With Research In Motion having had a somewhat torrid time of it of late, executives at the company will be heartened to learn that its decision to cut the price of its beleaguered PlayBook tablet appears to have scored some gains in its home market.
The Globe and Mail reported Wednesday that RIM’s tablet, which launched in April last year, now has 15 percent of the Canadian market. That still may not sound like a lot, but it does mark an increase of 10 percent since last fall, and has also helped to dent the iPad’s share of the market in the country, down to 68 percent from 86 percent. Android-powered tablets will also account for some of that drop.
The report comes from the results of a survey of 1,000 Canadians by the Toronto-based Solutions Research Group (SRG), which reveal that RIM’s decision to slash the price of its tablet by hundreds of dollars late last year is paying dividends.
The lower prices for the various PlayBook models are still in place, with Best Buy Canada, for example, selling the 64GB version for $300. The 32GB is going for $250 while the 16GB one has a price tag of just $200. Consumers in the US can buy the PlayBook for the same prices from RIM’s online BlackBerry store.
While the figures look promising, the question is: Are the tablets being sold at a loss? If they are, then arguably the healthy sales are all for nothing, though RIM may simply be glad to see consumers sticking with its brand at a time when so many are switching to Apple and Android-powered devices.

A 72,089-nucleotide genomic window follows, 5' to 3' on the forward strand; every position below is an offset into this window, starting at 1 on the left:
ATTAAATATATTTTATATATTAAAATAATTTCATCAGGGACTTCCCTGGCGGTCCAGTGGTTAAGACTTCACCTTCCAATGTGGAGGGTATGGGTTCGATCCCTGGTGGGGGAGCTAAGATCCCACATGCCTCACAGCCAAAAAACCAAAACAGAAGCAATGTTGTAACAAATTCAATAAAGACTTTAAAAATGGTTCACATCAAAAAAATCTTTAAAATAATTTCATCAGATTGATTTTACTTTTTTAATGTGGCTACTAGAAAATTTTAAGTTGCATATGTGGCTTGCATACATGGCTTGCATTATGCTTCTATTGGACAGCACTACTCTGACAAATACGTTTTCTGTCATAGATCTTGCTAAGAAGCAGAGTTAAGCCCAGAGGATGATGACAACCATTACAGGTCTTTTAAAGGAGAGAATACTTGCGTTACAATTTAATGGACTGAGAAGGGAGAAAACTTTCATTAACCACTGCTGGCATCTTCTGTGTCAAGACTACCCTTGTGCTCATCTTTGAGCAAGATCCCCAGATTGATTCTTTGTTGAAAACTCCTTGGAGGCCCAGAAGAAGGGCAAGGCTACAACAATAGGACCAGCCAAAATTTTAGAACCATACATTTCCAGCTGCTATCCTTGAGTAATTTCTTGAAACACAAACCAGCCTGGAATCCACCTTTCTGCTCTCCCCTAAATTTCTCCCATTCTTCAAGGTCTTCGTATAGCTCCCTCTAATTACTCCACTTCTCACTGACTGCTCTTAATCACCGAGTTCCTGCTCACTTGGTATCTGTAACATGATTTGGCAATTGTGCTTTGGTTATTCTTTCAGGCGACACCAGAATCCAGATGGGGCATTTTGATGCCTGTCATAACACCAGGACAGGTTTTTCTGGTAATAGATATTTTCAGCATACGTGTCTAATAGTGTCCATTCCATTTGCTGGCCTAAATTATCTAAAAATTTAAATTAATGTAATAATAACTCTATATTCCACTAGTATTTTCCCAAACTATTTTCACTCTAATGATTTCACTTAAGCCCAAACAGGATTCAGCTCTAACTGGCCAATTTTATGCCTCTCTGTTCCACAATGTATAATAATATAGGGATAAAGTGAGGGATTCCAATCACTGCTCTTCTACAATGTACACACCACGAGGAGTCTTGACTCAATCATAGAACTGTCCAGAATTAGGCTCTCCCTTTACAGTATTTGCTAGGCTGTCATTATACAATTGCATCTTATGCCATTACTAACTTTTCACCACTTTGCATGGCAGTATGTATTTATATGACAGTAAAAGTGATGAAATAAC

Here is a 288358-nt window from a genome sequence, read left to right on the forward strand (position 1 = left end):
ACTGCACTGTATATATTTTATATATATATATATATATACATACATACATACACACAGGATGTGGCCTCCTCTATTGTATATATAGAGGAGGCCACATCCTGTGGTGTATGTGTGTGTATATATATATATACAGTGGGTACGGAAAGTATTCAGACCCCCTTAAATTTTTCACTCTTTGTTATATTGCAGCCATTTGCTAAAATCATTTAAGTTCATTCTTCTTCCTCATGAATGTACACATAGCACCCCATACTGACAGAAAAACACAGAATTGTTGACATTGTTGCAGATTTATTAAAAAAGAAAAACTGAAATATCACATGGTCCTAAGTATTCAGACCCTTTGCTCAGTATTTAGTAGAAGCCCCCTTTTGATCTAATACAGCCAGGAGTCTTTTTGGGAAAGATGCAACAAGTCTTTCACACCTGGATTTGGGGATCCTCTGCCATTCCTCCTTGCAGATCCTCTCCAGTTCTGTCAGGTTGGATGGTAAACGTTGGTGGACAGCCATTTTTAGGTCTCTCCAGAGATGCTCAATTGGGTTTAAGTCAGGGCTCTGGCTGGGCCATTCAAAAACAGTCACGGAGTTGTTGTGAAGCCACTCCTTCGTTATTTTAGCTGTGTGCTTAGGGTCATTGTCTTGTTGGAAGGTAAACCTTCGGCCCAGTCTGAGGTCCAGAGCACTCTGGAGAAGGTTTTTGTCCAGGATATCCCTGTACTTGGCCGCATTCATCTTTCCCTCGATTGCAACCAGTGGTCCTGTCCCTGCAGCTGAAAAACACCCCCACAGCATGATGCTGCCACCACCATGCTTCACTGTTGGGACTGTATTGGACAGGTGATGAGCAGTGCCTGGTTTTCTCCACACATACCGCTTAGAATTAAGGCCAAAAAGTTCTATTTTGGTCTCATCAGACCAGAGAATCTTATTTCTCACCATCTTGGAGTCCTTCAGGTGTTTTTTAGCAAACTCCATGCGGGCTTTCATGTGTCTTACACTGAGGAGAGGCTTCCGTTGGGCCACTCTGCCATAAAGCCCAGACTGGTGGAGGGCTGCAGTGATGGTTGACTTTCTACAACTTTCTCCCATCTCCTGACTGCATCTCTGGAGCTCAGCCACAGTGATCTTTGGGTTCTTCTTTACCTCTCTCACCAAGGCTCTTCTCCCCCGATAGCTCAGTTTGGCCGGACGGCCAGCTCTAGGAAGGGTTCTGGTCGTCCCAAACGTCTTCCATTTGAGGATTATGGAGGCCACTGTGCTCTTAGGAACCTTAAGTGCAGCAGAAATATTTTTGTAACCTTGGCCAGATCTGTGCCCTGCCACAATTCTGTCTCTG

RIM’s tablet was met with lukewarm reviews at launch and has struggled ever since, culminating in the company posting a $485-million pre-tax write-off due to unsold devices.
Many consumers were put off by the lack of available apps and the fact that the tablet shipped without native email and calendar applications, an issue that is expected to be rectified by an OS update later this month. PlayBook 2.0 is also expected to give RIM’s tablet the capability of running Android apps, which the company hopes will generate extra interest among consumers.
Discussing the results of the survey, SRG president Kaan Yigit told the Globe and Mail that while the 9.7-inch iPad is great for use around the home, it’s not “purse or jacket-pocket-friendly” like the 7-inch PlayBook. There was talk this week of Apple testing an 8-inch iPad, a rumor that RIM executives will be hoping stays as just that — a rumor.
Besides the iPad, the PlayBook’s main competitor is Amazon’s Kindle Fire tablet, another device with a 7-inch screen. Thanks to its low price and the online giant’s extensive ecosystem, Amazon’s tablet has been a big hit with consumers.
Can RIM realistically make something of its PlayBook tablet? Or is it set to land up in the great bargain bin the sky?